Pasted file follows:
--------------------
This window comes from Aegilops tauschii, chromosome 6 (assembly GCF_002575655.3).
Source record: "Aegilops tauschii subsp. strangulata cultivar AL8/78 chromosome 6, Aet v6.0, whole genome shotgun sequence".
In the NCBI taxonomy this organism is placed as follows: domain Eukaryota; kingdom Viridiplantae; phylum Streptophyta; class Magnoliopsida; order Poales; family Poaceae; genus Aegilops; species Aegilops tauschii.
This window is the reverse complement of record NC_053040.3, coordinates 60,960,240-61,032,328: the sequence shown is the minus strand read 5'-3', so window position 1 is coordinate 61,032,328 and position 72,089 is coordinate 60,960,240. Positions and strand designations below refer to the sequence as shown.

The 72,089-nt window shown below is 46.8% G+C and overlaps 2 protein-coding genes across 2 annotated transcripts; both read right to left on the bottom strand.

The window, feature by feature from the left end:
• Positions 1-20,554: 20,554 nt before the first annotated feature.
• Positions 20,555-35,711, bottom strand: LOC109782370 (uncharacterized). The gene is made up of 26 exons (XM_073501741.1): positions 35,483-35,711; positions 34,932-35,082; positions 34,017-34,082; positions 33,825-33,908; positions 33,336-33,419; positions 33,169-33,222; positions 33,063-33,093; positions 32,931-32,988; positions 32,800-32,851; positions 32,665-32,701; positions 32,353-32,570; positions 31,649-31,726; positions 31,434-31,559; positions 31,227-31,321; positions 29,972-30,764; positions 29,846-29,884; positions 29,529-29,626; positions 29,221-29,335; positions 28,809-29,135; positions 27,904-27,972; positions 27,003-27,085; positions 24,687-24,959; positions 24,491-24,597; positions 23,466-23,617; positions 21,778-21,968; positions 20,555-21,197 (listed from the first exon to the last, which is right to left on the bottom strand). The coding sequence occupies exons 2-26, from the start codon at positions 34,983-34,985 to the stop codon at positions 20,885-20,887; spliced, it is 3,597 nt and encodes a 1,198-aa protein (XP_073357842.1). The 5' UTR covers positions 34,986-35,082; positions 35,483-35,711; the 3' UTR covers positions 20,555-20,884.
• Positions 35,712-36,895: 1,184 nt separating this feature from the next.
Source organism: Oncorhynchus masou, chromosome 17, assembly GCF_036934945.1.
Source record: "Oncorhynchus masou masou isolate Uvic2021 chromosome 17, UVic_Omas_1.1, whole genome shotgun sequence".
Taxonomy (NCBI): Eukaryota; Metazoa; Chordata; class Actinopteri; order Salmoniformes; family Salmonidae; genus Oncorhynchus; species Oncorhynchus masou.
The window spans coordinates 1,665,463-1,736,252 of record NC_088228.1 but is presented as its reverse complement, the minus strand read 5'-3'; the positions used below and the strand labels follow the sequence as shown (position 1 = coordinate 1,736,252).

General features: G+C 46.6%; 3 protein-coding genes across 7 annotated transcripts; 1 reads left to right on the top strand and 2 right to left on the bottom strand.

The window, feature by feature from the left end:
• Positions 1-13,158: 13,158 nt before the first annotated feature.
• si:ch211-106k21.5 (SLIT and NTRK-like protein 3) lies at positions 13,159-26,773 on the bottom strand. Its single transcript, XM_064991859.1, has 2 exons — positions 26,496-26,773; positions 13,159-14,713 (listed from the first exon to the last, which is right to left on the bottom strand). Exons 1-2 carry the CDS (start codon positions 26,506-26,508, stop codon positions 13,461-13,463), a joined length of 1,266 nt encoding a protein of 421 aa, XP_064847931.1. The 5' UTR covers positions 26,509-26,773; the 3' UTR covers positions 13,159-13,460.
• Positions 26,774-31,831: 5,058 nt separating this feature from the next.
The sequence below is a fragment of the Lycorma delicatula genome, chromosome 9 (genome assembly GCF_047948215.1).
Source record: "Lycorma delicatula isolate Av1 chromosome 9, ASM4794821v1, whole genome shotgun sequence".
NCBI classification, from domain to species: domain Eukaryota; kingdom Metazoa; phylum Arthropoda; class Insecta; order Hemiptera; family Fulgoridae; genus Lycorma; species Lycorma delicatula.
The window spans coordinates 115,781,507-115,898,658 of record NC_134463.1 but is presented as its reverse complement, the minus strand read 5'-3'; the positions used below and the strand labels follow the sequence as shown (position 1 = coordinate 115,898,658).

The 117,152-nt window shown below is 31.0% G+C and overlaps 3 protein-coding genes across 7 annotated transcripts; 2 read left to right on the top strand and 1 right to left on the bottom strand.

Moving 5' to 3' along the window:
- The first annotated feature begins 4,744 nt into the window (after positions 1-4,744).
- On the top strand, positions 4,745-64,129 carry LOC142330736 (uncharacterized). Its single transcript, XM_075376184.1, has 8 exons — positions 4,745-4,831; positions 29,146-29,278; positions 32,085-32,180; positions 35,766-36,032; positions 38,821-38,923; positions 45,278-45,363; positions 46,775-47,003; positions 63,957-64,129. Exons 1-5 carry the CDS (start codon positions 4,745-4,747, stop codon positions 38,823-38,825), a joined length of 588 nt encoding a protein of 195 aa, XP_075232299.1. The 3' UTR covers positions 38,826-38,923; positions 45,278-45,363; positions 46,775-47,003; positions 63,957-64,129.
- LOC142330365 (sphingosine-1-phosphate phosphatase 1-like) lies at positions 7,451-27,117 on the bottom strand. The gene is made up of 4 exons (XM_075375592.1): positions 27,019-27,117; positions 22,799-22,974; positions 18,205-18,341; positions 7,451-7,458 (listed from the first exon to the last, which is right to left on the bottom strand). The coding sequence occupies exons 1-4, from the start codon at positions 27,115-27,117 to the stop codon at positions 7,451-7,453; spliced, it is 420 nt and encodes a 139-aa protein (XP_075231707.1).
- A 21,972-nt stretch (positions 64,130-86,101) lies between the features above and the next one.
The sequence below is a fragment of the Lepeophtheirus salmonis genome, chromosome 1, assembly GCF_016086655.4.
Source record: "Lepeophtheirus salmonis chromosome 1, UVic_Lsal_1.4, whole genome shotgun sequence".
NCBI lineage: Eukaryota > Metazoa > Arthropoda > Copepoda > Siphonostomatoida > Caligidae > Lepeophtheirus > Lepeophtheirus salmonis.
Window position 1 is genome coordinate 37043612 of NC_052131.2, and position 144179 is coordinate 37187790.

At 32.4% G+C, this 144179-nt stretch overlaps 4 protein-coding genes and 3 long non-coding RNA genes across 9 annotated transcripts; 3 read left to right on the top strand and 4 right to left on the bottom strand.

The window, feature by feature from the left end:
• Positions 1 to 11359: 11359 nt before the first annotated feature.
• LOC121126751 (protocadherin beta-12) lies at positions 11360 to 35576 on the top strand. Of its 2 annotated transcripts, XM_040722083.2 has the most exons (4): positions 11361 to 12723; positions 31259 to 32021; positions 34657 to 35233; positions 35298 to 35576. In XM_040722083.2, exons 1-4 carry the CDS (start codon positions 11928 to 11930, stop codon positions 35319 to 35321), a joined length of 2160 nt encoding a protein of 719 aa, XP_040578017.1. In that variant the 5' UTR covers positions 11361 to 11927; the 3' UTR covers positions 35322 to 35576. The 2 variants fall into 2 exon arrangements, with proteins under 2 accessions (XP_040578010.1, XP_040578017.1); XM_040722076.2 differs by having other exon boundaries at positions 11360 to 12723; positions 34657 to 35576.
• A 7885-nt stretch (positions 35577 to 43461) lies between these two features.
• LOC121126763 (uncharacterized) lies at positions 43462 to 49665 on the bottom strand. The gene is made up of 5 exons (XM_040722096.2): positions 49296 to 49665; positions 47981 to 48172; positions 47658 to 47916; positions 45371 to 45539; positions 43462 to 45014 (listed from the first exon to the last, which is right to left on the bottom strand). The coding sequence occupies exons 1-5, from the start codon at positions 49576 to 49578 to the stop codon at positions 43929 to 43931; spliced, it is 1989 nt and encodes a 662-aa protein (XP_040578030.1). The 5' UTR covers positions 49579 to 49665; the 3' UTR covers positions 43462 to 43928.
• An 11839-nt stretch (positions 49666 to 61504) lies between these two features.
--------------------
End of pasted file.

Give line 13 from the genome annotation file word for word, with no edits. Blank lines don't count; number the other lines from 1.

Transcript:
The window spans coordinates 1,665,463-1,736,252 of record NC_088228.1 but is presented as its reverse complement, the minus strand read 5'-3'; the positions used below and the strand labels follow the sequence as shown (position 1 = coordinate 1,736,252).